But what are those nested partitions for?

In btrfs, snapshots don't work recursively. You have to take a snapshot of each individual existing subvolume. That allows us to exclude those "nested partitions" from snapshots.

Are they mounted automatically? You didn't add them to /etc/fstab.

Yes, here is a quote from btrfs' wiki:

Subvolumes can be nested and each subvolume (except the top-level subvolume) has a parent subvolume. Mounting a subvolume also makes any of its nested child subvolumes available at their respective location relative to the mount-point.

In other words, you only need to mount top-level subvolumes and their child subvolumes will get mounted along with them.

Have fun with Void! 🐱

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zelleb commented Mar 8, 2020

OK, so those 3 nested partitions are children of /@, are mounted with it and excluded from snapshots of /@. Cool.

I did a few trail and error installs on a separate drive with efibootmgr. Finally got it working and was unsure about the nested partitions. Gonna wipe my main drive and jump into the void now!

Thanks.

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gbrlsnchs commented Mar 8, 2020

OK, so those 3 nested partitions are children of /@, are mounted with it and excluded from snapshots of /@. Cool.

Exactly!

I did a few trail and error installs on a separate drive with efibootmgr. Finally got it working and was unsure about the nested partitions. Gonna wipe my main drive and jump into the void now!

Thanks.

Cool, welcome and have fun with it! 😸

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tobi-wan-kenobi commented Mar 22, 2020

Thanks a lot for this guide, it was such a help when entering the Void!

A few small remarks:

  • Instead of restarting dhcpcd, I had to manually start wpa_supplicant: wpa_supplicant -B -i <interface> -c <configuration>
  • Setting the shell via which zsh broke login for me (since which zsh points to /usr/bin/zsh, but for setting the shell, only /bin/zsh works for me.
  • For convenience, it might be good to copy the wpa_supplicant-.conf into the chroot

Thanks again!

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gbrlsnchs commented Mar 24, 2020

Thanks a lot for this guide, it was such a help when entering the Void!

Glad I could help! One day I'll tidy and polish this tutorial.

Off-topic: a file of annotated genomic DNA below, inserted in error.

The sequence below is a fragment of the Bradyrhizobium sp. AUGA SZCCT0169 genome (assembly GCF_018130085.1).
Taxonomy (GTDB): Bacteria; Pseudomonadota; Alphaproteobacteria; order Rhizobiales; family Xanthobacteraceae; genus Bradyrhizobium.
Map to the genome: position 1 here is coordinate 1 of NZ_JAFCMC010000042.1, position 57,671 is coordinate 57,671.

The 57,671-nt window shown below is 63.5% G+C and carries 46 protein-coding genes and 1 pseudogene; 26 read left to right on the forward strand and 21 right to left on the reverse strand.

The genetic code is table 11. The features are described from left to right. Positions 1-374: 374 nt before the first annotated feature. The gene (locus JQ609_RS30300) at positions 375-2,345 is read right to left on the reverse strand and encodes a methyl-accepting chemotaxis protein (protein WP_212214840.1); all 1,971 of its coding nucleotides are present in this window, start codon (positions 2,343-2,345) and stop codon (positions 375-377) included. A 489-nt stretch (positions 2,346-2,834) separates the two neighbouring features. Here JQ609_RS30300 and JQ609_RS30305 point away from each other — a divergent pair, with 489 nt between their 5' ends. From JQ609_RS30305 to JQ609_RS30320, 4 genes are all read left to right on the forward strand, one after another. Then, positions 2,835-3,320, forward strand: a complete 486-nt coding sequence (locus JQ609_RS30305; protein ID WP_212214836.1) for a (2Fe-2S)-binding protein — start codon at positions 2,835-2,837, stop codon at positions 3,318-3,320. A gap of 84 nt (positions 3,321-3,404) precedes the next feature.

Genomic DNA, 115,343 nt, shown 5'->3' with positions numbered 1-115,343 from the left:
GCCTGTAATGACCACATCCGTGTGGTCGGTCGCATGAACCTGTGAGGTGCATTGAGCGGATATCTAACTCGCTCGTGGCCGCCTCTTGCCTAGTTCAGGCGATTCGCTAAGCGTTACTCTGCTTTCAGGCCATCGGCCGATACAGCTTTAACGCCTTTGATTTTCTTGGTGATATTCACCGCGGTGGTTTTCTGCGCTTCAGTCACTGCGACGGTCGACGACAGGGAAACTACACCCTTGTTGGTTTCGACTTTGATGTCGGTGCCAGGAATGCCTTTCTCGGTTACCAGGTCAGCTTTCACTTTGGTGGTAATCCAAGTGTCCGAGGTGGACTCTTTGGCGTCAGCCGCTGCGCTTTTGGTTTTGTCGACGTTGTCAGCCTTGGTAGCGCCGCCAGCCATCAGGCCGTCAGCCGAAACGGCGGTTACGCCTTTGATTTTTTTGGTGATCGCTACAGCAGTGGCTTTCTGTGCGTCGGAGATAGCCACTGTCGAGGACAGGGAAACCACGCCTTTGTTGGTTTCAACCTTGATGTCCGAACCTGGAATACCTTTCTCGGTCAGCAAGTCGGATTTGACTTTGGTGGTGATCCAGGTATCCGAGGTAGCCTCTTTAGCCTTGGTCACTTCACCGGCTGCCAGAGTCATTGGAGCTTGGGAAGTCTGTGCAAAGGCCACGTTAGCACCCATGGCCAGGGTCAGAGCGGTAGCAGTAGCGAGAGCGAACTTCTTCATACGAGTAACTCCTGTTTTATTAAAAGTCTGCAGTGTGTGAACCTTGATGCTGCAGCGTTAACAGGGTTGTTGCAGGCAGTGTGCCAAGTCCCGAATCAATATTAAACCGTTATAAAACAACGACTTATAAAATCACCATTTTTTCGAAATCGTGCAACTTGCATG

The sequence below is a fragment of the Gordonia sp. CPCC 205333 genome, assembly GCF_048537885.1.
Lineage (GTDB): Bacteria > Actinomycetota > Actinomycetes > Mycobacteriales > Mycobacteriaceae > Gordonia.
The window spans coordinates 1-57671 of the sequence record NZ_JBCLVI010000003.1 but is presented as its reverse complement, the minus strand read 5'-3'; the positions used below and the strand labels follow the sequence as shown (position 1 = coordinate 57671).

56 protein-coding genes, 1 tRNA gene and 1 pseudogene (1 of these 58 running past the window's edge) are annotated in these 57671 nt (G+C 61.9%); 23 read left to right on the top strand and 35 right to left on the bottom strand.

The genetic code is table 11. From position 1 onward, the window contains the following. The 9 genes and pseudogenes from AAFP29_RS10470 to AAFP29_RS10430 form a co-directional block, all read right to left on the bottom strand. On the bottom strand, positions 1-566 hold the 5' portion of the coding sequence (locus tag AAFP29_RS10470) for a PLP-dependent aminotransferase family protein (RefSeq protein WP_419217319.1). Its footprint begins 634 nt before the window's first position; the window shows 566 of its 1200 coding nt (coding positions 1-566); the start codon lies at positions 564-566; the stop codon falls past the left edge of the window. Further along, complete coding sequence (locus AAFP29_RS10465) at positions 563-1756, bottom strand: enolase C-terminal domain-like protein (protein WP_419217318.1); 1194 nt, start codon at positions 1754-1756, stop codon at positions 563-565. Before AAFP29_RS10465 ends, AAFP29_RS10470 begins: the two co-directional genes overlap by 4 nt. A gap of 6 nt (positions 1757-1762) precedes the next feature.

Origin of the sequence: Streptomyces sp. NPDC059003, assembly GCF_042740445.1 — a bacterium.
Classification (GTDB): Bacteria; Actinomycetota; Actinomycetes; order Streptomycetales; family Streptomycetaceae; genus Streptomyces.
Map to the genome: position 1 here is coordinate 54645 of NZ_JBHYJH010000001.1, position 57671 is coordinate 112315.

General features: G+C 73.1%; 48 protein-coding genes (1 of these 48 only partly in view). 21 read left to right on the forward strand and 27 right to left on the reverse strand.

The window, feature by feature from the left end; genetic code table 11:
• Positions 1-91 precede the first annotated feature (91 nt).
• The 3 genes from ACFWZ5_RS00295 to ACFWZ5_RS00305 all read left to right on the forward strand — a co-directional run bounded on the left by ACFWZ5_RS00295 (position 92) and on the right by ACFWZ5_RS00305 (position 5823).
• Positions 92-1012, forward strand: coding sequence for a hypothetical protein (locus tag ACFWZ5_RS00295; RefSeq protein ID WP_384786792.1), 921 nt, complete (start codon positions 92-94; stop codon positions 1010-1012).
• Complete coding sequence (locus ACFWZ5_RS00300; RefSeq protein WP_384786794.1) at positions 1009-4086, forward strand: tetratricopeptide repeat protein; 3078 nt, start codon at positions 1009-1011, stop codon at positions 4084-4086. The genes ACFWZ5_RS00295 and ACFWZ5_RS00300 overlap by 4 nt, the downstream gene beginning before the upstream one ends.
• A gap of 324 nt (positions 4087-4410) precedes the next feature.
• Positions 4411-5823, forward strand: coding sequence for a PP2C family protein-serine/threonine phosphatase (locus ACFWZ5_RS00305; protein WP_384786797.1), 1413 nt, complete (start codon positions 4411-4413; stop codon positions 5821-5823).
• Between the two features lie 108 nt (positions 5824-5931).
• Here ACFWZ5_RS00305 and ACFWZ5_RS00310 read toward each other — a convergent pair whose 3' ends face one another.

• Instead of restarting dhcpcd, I had to manually start wpa_supplicant: wpa_supplicant -B -i <interface> -c <configuration>

My Void Live image already had wpa_supplicant spinning as a service, so I'm not sure why it wasn't the same for you. 😿

  • Setting the shell via which zsh broke login for me (since which zsh points to /usr/bin/zsh, but for setting the shell, only /bin/zsh works for me.

Yeah, you're right, it's better to not use which zsh, which sometimes points to undesired places.

  • For convenience, it might be good to copy the wpa_supplicant-.conf into the chroot

Personally, everytime I installed Void, I logged as root. It's much easier as no sudo nor doas is required.

Thanks again!

No problem, I hope you have fun, Void is awesome!

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jessrud commented Mar 26, 2020

I do not think the grub partition is strictly necessary. Grub can be installed to the ESP, its just that void's automatic installer (for whatever reason) requires the ESP to be mounted at /boot/efi/, which would normally put grub inside of your encrypted root.

But since you are installing grub manually, this shouldn't be an issue. I think the rationale is that at some point, this allowed you to update the kernel without mounting your ESP, but I think that updating the kernel with xbps ends up running grub, mounting the ESP and regenerating the efi image anyhow.

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jelemux commented Apr 14, 2020

Thank you very much for this guide! It put me on a great journey.
I now have PTSD from the dracut rescue shell but that was worth it!

However, I had to do a few things differently to get everything to work.

First it said it couldn't find the UUID of my encrypted drive, so I found out that it didn't decrypt it.
So I put this line into my /etc/default/grub (I found that in the Arch Wiki Article about dm-crypt):

GRUB_CMDLINE_LINUX="cryptdevice=UUID=9c20edda-4ee6-420c-8c61-5b34af6dc890:cryptroot root=/dev/mapper/cryptroot i915.modeset=1" 

and changed the entry in /etc/fstab to /dev/mapper/cryptroot instead of the UUID.

After that it decrypted my drive but couldn't mount it because it somehow was called /dev/mapper/luks-9c20edda-4ee6-420c-8c61-5b34af6dc890.
So figured if I changed the entry in my fstab I could get it to work. Changed the entry in /etc/default/grub too for consistency, and it worked!

The entry in /etc/default/grub as it looks now:

GRUB_CMDLINE_LINUX="cryptdevice=UUID=9c20edda-4ee6-420c-8c61-5b34af6dc890:luks-9c20edda-4ee6-420c-8c61-5b34af6dc890 root=/dev/mapper/luks-9c20edda-4ee6-420c-8c61-5b34af6dc890 i915.modeset=1"

And the entries for the encrypted drive in my fstab:

/dev/mapper/luks-9c20edda-4ee6-420c-8c61-5b34af6dc890 /           btrfs rw,noatime,ssd,compress=zstd,space_cache,commit=120,subvolid=257 0 1
/dev/mapper/luks-9c20edda-4ee6-420c-8c61-5b34af6dc890 /home       btrfs rw,noatime,ssd,compress=zstd,space_cache,commit=120,subvolid=258 0 2
/dev/mapper/luks-9c20edda-4ee6-420c-8c61-5b34af6dc890 /.snapshots btrfs rw,noatime,ssd,compress=zstd,space_cache,commit=120,subvolid=259 0 2

If I did anything wrong please point me to it, otherwise I hope that my experiences may help others.

Also, what wasn't fully clear to me (although I suspected it) is that I have to rerun the dracut command and grub-mkconfig for the new Kernel. So it's worth to point that out as well.
I was also thinking about the possibility to create some kind of hook to run those commands automatically. Is this possible and how would I go about doing that?

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gbrlsnchs commented May 12, 2020

Also, what wasn't fully clear to me (although I suspected it) is that I have to rerun the dracut command and grub-mkconfig for the new Kernel. So it's worth to point that out as well.
I was also thinking about the possibility to create some kind of hook to run those commands automatically. Is this possible and how would I go about doing that?

I think if you run xbps-reconfigure -f <linux-pkg>, it will force triggering a hook for Linux package and both Dracut and GRUB will be reconfigured.